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The sixth Luna Rossa challenge

With six editions of the America’s Cup behind him, the last on-board Emirates Team New Zealand, the winner of the America’s Cup in 2017, Max returns to lead the Luna Rossa Prada Pirelli Team with one goal: bring the Cup to Italy.

What’s new in this challenge?
There are some incredibly experienced sailors in our team but also some very young ones. More than anything else, we have decided to approach this Cup differently: transversely. Of course, if you’re unable to make a decision, someone else eventually will, but the speed of the boat comes before the ego of any member of the team.

What kind of boat are you working on?
Having the ability to build two boats is a little like serving in a tennis match. With the first, you can dare a little because there’s always the second serve if you need to play it safe. Regardless, this new America’s Cup is taking us all into unexplored territory and even the most moderate options are still revolutionary.

What is the difference between being on a flying catamaran and a flying boat?
The boat that awaits us will be much more temperamental and edgy than the catamarans we have seen so far.

How did you select the members of the Luna Rossa Prada Pirelli Team?
I personally chose each one of them, considering both their talent but also their character and interpersonal skills.

Once complete, how many members will the team count?
One hundred, perhaps one hundred and five people.

How and when will you decide who will be at the helm of Luna Rossa?
It is a decision I won’t be able to take too far down the road because that would mean depriving the future helmsman of valuable hours of training. Probably by the end of 2019 and of course I will evaluate the speed each member can bring to a regatta overall, not just in individual areas. I have not ruled out having one person for the start and another for the remainder of the race.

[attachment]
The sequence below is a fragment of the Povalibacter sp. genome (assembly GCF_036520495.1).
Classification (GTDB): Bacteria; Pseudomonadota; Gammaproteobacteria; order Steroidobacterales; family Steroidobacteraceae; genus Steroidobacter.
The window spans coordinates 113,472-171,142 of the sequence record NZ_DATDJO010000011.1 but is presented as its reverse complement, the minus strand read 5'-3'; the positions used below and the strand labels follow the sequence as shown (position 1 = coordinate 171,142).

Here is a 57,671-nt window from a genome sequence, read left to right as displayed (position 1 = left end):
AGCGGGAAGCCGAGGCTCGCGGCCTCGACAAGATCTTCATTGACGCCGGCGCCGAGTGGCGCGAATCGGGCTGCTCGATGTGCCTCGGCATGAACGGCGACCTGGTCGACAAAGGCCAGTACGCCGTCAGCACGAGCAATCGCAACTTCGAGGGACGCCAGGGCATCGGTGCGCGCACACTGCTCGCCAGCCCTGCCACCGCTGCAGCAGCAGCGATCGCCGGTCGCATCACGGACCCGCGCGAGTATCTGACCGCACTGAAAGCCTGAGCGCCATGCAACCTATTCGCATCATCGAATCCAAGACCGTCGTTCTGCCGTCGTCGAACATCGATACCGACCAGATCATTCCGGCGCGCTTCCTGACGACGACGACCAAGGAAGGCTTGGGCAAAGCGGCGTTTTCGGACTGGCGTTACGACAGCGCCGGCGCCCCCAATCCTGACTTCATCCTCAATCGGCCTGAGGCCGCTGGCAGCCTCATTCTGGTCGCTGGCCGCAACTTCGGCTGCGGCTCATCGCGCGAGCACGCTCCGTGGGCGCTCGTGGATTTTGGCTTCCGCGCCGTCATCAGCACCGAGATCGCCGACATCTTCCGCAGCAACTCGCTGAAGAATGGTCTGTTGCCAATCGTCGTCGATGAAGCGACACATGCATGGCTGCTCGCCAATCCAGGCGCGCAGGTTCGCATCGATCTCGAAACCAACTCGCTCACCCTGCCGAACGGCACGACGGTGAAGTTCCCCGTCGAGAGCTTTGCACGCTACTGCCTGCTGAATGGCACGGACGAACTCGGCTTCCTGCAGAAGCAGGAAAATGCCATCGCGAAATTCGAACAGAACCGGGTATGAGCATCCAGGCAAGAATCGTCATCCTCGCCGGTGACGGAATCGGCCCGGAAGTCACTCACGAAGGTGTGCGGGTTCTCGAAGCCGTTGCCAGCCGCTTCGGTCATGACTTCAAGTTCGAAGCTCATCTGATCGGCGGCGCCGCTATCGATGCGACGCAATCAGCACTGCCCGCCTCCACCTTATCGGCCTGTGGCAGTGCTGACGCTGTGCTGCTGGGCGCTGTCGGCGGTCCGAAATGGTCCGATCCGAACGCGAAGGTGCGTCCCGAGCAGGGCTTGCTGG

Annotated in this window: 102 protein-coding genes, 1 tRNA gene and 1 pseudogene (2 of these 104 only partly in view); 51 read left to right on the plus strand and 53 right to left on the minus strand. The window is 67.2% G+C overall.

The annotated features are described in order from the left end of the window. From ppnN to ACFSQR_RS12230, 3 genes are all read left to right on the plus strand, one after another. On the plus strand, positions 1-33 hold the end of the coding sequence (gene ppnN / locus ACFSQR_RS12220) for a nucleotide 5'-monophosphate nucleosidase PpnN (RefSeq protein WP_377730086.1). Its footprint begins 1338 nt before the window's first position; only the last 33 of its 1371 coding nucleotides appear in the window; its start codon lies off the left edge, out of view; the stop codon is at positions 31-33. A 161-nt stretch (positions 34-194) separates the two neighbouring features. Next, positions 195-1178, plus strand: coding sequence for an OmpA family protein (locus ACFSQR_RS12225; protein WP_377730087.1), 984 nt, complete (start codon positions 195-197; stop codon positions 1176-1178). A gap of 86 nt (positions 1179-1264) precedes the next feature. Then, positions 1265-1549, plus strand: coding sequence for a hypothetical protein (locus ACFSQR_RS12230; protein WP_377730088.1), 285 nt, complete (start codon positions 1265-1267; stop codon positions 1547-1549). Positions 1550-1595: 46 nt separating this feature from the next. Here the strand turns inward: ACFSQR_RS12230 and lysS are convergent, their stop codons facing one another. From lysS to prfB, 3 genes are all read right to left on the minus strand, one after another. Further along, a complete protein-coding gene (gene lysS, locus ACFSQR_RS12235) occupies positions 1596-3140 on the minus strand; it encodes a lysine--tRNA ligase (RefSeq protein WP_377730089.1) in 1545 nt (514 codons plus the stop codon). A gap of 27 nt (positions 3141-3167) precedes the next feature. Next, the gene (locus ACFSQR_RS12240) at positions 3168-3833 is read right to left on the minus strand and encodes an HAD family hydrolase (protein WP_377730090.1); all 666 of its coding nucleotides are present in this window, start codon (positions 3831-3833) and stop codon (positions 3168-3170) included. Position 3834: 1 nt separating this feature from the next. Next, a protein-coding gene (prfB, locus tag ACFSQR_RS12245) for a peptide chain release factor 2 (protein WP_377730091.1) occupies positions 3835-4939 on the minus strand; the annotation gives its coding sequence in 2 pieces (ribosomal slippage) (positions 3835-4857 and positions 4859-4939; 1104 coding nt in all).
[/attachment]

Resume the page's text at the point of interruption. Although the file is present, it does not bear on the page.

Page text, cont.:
How do you keep such a large team motivated every day?
It must be crystal clear to everyone that every single activity of each individual person affects the final result. A badly made splice or the wrong post on a social network can have negative consequences on the entire group and also on the final result.

How did the New Generation Project come about?
It comes from the consideration that the average age of good sailors participating in the America’s Cup is very high. We are old. No matter how this Cup will go, if you want Luna Rossa to have a fighting chance, the only way to go is to invest in the younger generation. I talked about it with Patrizio Bertelli: we felt we had to start a new cycle for the present but above all for the future. Nine young guys have joined the team (Umberto Molineris, Andrea Tesei, Davide Cannata, Enrico Voltolini, Jacopo Plazzi, Matteo Celon, Nicholas Brezzi, Ruggero Tita, Romano Battisti) and two more will join them shortly. These are very talented figures, especially from a mentality standpoint, which is what matters most. We’ll take care of strengthening them as sailors.

What are the expected speeds and averages?
From 35 to 50 knots.

How does the vision of the race change at these speeds?
In traditional regattas you see the gusts coming and you wait for them. At these speeds, you have to pick them up as quickly as possible.

Why does this challenge start from Sardinia and from Cagliari in particular?
Because there is always wind, because Cagliari is a city capable of welcoming the members of a team of one hundred people and their families, because it is logistically perfect and because Sardinia is a wonderful place that I fell in love with since we first came here.

Do you come home satisfied in the evening?
Never.